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1.0 out of 5 stars A NEW LOW IN RIPPEROLOGY 21 Jan 2014
Format:Paperback
For famed Ripperologist Paul Begg to have sullied his hands with this ridiculous and ludicrous purported "Autobiography of Jack the Ripper" is very sad. On the back cover Mr. Begg is quoted as saying: "It is either a genuine confession by Jack the Ripper, or it's an extraordinary novel...Only you can decide." Mr. Begg knows better: it is NOT a genuine confession and it is NOT an extraordinary novel. What it is is a hoax, pure tripe, an absolute insult to anyone with half-a-brain.

Here goes an encapsulation of how this mystery manuscript came to be: in 2007 a chap who runs a toy museum in England buys a bunch of memorabilia from the estate of one S.G. Beaman who created Toytown and Larry the Lamb back in the 1920's. Amongst the items he buys is an unpublished manuscript by one James Carnac who claims he was Jack the Ripper. Carnac supposedly left his manuscript to Beaman, you see, and now the toy store gent gets the mystery manuscript published and backed by one-who-should-know-better Begg and what do you know, folks, ca-ching! Mirth and merriment, most likely, all the way to the bank!

So I read the transcript and our Jolly Jack Carnac comes out with a most ridiculous tale of his chats with X, some executioner ancestor in skin-tight black clothes who shows Carnac a fully functioning torture chamber on some apparently ultra-dimensional plane of existence and gives him a bow at the scene of the murder of Long Liz - and this Carnac also hears The Voice - and he can bore us to tears with descriptions of X and mention long talks with him but offer us naught of what was actually said or discussed - same as when he recounts his time with last victim Mary Kelly - he can recall all of the minute details of the room but remembers zip of what she said.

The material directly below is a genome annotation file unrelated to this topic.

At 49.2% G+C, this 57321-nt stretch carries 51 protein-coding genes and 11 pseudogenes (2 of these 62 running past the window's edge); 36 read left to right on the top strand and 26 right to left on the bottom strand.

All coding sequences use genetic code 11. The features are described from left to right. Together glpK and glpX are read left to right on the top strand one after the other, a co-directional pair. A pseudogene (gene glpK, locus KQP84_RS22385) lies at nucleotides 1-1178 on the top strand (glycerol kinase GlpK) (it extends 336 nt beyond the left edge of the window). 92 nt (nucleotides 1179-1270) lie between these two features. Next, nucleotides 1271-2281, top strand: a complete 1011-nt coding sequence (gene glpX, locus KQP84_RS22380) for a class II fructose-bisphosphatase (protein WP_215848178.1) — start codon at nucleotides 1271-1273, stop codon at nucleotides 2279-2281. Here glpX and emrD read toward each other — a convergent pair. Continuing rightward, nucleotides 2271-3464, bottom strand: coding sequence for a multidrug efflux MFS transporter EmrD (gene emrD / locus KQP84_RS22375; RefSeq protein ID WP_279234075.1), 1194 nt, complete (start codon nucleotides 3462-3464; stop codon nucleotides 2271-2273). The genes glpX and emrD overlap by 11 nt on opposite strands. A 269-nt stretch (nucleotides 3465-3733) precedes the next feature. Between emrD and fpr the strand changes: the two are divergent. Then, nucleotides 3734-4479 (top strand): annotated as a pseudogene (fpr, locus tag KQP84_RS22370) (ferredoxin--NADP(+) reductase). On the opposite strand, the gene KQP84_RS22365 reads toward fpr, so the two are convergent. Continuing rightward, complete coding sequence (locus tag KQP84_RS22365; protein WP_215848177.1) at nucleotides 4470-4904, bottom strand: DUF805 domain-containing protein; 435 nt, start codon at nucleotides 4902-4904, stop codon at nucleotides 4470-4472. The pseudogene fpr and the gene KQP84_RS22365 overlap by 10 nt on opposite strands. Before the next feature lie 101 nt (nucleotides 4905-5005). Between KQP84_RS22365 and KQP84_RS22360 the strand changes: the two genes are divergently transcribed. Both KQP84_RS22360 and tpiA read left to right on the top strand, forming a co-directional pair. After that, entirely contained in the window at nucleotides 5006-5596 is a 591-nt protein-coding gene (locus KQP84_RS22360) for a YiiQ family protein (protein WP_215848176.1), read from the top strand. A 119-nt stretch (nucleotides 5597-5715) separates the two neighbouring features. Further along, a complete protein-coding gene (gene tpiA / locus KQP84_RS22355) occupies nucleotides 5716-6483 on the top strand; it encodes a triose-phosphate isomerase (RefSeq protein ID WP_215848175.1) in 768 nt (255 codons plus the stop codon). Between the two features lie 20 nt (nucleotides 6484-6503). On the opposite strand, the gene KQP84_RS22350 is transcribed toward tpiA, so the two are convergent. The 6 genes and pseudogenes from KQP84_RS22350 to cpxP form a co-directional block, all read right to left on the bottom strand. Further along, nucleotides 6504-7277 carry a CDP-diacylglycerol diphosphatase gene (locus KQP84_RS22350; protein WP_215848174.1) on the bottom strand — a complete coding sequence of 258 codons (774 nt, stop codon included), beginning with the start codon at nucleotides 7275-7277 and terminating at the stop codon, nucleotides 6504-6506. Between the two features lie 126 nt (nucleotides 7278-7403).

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Most Recent Customer Reviews
5.0 out of 5 stars unexpected ending
l love something different and this book is certainly that. Entertaining with a surprise twist in it's tail. Great read
Published 6 months ago by kolkliff
1.0 out of 5 stars Total Fake
This is a good read if you treat it as fiction, and it is just fiction. Although it's a very poorly researched piece of fiction. A wide range of information is readily available. Read more
Published 7 months ago by Alisha Bookseller
3.0 out of 5 stars Ripper
Good read, but lots of doubts as to the authenticity. I wonder if it could ever be proven who he was in this day &age
Published 9 months ago by Janine
5.0 out of 5 stars The Autobiography of Jack the Ripper.
Book arrived on time and in good condition. Purchased as part of Christmas present for my elder sister and not read by myself. Cannot therefore review text of same.
Published 10 months ago by KEN ABBOTT
5.0 out of 5 stars Bought as gift
As this was bought as a gift I did not read it myself - but the person who received it was very pleased with it.
Published 13 months ago by Sue Dennett
2.0 out of 5 stars A work of fiction nothing more nothing less.
It's difficult to really know where to start with this book. A supposed killer near the end of his days wanting the world to know who really did commit the "Whitechapel Murders" as... Read more
Published 18 months ago by Realitycheck
1.0 out of 5 stars Probably not worth bothering about
There are really three problems with this book. First, the alleged autobiography of the most famous serial killer of all time is quite startlingly dull, a plodding narrative that... Read more
Published 18 months ago by Peter Smith